Children’s National and Johns Hopkins have collaborated to create one of the few dedicated pediatric proton therapy programs in the country. A multidisciplinary team is devoted to helping children and families find the best treatments for a variety of pediatric cancers.
In children, the ability to better steer protons to the cancer and only the cancer means that developing brains, hearts and lungs and growing bones can be better protected. Tumors that are close to other organs — which in the small bodies of children can be many — in the chest, abdominal and pelvic regions are also well suited to proton therapy.
This is especially important for children who are growing. Proton therapy can reduce damage to development and IQ as well as decrease the chance for another cancer to develop years later as a result of treatment.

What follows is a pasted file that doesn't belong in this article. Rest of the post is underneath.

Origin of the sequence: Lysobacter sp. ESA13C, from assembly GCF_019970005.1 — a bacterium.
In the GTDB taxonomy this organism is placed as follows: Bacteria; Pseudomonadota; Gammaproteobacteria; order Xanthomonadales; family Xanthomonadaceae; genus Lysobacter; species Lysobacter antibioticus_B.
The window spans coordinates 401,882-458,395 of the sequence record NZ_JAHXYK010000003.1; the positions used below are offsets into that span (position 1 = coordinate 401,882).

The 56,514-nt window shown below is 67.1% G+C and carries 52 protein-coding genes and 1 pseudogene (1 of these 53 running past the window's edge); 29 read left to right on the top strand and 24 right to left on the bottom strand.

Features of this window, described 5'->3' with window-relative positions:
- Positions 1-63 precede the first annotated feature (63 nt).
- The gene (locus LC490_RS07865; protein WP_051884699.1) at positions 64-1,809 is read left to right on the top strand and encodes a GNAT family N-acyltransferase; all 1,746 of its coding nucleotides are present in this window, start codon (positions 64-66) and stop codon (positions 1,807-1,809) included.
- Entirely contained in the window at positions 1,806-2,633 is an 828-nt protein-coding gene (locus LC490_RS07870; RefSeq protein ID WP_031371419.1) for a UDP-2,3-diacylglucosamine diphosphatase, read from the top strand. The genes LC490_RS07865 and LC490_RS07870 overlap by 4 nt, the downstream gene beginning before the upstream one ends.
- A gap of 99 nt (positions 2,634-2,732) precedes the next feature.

A Child's Guide to Proton Therapy
Proton therapy may not be right for every child and every tumor, but in cases where it can help, it comes with many benefits, including:
- Minimizing the risk of impaired growth.
- Limiting the impact on neurological development.
- Preventing many long-term mental, emotional and physical consequences.
- Avoiding damage to reproductive organs and protecting fertility.
Appointments and Referrals
Our Pediatric Proton Therapy Team
Our dedicated team of experts includes pediatric radiation oncologists and technicians; pediatric nurses, including a nurse practitioner and nurse navigator; a child life specialist; a nutritionist; survivorship and family counselors; and a pediatric anesthesiologist.
I’m extremely excited to offer proton therapy to my patients in the greater Washington, D.C., area. Working closely with Children’s National, we're able to provide the highest quality of care and clinical trials in coordination with the world’s leading pediatric cancer experts from both centers.
- Matt Ladra, M.D.